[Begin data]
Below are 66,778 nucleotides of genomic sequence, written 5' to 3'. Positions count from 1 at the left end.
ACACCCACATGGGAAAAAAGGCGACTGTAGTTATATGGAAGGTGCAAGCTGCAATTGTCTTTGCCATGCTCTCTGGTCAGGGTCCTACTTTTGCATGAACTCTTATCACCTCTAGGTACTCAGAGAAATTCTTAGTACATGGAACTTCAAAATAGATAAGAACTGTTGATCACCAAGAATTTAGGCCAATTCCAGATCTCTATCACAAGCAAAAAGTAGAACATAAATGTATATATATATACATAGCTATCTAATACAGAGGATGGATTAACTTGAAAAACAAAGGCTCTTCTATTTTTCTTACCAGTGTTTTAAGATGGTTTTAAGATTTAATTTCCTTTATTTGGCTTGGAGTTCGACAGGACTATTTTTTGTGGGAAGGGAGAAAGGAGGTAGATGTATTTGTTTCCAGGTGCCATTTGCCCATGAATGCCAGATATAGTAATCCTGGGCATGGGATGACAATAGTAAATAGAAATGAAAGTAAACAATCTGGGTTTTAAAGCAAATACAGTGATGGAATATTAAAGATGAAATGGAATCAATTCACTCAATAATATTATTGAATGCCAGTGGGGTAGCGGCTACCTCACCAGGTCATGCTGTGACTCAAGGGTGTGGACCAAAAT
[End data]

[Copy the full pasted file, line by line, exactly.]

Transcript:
Below are 66,778 nucleotides of genomic sequence, written 5' to 3'. Positions count from 1 at the left end.
ACACCCACATGGGAAAAAAGGCGACTGTAGTTATATGGAAGGTGCAAGCTGCAATTGTCTTTGCCATGCTCTCTGGTCAGGGTCCTACTTTTGCATGAACTCTTATCACCTCTAGGTACTCAGAGAAATTCTTAGTACATGGAACTTCAAAATAGATAAGAACTGTTGATCACCAAGAATTTAGGCCAATTCCAGATCTCTATCACAAGCAAAAAGTAGAACATAAATGTATATATATATACATAGCTATCTAATACAGAGGATGGATTAACTTGAAAAACAAAGGCTCTTCTATTTTTCTTACCAGTGTTTTAAGATGGTTTTAAGATTTAATTTCCTTTATTTGGCTTGGAGTTCGACAGGACTATTTTTTGTGGGAAGGGAGAAAGGAGGTAGATGTATTTGTTTCCAGGTGCCATTTGCCCATGAATGCCAGATATAGTAATCCTGGGCATGGGATGACAATAGTAAATAGAAATGAAAGTAAACAATCTGGGTTTTAAAGCAAATACAGTGATGGAATATTAAAGATGAAATGGAATCAATTCACTCAATAATATTATTGAATGCCAGTGGGGTAGCGGCTACCTCACCAGGTCATGCTGTGACTCAAGGGTGTGGACCAAAAT